Effect of Fluoride and Cobalt on Forming Enamel: Scanning Electron Microscope and X-Ray Microanalysis Study
The forming surfaces of enamel of rat incisors were examined by scanning electron microscope one hour after injection of either 5 mg/100 g body weight of sodium fluoride or 12 mg/100 g body weight of cobalt chloride. The cell debris from the surfaces of the separated incisors was either gently wiped off with soft facial tissues or chemically removed by treating with NaOH, NaOCl or trypsin. Best results to remove cell debris were obtained from 0.25% trypsin treatment.
SEM studies revealed that the surface of the normal secretory enamel was characteristic in appearance with well-developed smooth prism outlines. In fluoride specimens the prism outlines were feathery in appearance, laced with protruding spine-shaped clusters of mineral crystals. In the case of cobalt treatment, prism outlines were less uniform and in some areas they were incomplete.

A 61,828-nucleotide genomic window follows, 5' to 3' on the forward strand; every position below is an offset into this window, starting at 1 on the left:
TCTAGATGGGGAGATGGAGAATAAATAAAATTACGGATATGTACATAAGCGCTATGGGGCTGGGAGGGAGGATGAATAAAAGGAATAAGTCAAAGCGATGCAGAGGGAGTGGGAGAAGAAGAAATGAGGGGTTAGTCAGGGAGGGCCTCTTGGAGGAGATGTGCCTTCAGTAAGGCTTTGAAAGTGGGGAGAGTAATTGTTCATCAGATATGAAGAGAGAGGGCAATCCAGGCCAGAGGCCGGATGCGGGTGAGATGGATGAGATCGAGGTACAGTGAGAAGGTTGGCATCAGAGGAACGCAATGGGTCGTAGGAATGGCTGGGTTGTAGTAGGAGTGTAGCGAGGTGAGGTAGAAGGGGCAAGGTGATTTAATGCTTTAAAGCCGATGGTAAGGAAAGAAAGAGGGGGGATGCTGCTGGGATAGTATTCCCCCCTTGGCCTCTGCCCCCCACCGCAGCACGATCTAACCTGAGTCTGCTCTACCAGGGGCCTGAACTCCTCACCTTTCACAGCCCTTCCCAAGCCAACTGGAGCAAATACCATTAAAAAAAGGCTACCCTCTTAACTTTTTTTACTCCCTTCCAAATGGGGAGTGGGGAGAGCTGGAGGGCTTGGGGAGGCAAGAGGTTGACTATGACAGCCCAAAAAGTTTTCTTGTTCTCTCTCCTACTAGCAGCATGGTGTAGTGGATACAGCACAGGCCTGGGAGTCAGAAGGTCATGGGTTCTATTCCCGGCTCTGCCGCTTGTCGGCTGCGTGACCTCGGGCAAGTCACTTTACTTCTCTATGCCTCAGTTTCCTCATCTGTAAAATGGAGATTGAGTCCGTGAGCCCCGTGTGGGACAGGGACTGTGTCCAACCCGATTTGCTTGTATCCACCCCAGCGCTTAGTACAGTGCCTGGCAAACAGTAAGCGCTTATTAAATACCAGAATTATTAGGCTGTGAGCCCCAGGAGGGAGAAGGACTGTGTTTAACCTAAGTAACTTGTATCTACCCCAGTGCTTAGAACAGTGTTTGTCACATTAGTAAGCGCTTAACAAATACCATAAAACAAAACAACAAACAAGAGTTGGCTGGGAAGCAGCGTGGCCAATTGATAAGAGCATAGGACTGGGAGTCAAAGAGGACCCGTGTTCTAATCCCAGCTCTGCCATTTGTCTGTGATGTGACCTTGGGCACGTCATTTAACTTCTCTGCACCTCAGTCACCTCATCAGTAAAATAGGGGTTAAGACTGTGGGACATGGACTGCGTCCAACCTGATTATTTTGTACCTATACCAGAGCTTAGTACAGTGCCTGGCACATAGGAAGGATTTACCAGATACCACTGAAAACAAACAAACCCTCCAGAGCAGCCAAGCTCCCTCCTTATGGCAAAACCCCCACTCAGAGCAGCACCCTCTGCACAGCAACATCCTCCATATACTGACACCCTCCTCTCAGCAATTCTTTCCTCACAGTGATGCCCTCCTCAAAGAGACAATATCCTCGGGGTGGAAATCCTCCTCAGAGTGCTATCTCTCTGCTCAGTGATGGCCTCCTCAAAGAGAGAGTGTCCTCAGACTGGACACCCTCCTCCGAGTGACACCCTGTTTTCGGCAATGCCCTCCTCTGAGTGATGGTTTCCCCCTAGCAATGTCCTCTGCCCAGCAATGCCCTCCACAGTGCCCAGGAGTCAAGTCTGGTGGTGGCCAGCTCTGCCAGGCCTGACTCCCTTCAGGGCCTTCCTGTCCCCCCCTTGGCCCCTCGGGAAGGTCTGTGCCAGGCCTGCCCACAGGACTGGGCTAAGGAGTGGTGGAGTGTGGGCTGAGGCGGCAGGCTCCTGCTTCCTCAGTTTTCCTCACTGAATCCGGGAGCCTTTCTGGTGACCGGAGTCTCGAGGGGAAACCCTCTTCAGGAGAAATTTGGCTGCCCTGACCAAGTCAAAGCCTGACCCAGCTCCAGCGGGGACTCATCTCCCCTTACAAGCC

The calcium concentration of surface enamel was significantly lower in the cobalt-treated specimens than those from control and fluoride-treated animals. The Ca:Mg ratio was also lower in cobalt-treated specimens as compared to control and fluoride-treated ones.
Ashrafi, S. H.; Eisenmann, D. R.; Zaki, A. E.; and Liss, R.
"Effect of Fluoride and Cobalt on Forming Enamel: Scanning Electron Microscope and X-Ray Microanalysis Study,"
Scanning Microscopy: Vol. 2
, Article 28.
Available at: https://digitalcommons.usu.edu/microscopy/vol2/iss3/28